Articles and Stories about Witchcraft:
Murdered by Witchcraft / The Fairy Witch of Clonmel / A Battleship, U-boat, and a Witch / The Troll-Tear (A story for Children) / Goody Hawkins - The Wise Goodwife / The Story of Jack-O-Lantern / The Murder of the Hammersmith Ghost / Josephine Gray (The Infamous Black Widow) / The Two Brothers - Light and Dark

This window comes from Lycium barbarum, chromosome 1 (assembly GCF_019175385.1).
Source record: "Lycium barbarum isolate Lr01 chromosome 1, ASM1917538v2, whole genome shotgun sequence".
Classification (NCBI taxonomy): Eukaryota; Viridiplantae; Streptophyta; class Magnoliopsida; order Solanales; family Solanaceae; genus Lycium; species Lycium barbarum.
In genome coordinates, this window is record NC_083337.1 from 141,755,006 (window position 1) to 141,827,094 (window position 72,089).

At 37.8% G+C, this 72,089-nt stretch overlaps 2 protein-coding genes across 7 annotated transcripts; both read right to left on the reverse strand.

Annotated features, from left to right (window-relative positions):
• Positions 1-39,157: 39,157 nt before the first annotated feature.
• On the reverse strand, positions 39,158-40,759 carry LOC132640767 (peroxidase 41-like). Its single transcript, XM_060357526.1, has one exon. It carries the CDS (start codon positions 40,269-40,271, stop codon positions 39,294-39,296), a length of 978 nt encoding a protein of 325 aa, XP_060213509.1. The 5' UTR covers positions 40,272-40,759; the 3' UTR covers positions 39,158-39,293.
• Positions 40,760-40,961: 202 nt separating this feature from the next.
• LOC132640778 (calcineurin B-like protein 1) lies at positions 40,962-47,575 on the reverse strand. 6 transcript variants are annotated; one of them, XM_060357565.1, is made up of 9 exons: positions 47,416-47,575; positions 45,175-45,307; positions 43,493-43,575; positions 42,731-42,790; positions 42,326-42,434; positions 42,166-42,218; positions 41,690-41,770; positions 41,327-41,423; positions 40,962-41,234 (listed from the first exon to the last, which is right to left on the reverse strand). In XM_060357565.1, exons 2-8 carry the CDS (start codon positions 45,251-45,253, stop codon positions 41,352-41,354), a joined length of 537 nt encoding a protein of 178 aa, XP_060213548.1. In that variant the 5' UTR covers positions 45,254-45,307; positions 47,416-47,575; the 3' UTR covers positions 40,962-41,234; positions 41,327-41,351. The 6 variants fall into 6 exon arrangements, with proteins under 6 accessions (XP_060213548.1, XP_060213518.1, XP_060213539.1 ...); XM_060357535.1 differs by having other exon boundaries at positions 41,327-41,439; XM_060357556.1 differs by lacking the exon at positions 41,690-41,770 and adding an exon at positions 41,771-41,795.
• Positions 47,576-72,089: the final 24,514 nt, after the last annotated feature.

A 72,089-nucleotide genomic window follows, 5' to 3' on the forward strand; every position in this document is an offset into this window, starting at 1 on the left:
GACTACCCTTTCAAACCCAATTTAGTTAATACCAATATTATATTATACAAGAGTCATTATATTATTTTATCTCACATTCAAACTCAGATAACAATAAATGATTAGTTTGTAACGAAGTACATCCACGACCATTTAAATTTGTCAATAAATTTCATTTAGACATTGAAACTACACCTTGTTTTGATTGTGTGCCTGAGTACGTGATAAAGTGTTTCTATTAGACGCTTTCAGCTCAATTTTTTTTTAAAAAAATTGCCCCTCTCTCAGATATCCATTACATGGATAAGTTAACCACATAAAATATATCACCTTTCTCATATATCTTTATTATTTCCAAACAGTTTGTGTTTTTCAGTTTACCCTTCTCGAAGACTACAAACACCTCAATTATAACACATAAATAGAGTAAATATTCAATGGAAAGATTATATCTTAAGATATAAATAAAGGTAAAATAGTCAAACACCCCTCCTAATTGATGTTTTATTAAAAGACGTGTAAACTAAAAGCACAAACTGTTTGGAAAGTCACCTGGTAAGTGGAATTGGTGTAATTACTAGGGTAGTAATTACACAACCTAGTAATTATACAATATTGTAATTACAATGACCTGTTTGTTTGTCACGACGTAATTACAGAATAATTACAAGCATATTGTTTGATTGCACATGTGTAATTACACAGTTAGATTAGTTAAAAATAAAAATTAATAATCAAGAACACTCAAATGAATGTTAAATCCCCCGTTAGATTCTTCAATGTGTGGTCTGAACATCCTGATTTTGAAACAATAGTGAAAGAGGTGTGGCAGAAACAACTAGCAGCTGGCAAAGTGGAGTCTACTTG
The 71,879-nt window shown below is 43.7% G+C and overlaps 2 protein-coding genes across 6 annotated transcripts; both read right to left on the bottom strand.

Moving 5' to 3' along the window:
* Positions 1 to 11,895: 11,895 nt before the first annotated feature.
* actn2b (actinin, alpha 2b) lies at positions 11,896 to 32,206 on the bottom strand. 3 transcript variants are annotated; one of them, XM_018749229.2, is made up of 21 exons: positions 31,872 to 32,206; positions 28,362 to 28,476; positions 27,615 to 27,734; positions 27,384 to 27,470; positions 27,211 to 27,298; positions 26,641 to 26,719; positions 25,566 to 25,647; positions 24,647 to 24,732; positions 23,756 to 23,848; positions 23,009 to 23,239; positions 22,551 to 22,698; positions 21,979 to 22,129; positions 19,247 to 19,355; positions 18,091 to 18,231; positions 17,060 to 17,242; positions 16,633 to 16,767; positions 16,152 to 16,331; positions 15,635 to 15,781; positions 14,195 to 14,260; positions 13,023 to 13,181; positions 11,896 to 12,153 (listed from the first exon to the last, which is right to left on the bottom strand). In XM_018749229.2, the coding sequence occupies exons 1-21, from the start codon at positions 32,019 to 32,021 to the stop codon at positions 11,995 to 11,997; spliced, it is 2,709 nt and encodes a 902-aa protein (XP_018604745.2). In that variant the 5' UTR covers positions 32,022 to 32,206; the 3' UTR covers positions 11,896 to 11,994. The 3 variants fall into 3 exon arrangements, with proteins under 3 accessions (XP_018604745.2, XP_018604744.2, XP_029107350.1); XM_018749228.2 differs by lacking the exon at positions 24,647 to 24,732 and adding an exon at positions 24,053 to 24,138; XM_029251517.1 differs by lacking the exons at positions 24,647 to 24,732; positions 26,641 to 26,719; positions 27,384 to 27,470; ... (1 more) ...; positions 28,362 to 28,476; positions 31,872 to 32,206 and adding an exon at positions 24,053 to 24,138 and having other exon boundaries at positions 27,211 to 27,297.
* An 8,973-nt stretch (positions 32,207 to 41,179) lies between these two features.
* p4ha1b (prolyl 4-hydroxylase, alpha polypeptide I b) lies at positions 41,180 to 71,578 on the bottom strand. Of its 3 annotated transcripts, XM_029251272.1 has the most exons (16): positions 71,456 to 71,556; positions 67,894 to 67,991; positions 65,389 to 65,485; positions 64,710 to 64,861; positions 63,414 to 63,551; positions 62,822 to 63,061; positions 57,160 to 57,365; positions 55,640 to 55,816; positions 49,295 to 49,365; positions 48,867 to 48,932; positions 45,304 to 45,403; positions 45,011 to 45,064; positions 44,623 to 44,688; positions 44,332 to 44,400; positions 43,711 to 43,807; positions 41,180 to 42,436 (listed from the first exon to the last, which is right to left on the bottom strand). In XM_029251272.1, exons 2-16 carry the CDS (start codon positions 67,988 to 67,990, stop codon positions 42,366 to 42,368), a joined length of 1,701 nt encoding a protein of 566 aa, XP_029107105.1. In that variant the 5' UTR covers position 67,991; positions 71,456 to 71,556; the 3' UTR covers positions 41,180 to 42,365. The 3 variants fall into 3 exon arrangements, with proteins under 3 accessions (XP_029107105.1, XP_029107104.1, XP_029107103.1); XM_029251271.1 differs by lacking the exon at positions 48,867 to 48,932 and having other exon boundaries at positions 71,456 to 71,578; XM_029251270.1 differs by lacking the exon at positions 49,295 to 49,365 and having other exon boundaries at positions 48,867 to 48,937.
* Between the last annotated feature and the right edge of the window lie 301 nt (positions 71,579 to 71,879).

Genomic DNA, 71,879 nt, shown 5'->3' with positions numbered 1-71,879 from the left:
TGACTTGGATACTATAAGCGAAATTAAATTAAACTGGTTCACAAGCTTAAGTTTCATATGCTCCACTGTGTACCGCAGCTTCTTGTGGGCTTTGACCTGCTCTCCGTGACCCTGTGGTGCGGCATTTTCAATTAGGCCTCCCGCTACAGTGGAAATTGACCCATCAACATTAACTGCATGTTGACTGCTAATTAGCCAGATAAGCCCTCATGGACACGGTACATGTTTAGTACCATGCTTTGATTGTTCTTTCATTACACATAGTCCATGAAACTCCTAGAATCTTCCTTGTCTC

Old Masters of Academia:
Pliny the Elder / Hesiod / Pythagoras / Paracelsus / Abramelin the Mage / Archimedes / Agrippa / Socrates / Aristotle / Albertus Magnus - “Albert the Great” /
A "Who's Who" of Witches, Pagans and other associated People
(Ancient, Past and Present)
(Departed Pagan Pioneers, Founders, Elders and Others)
Pioneers: Founders, Elders, Leaders and Others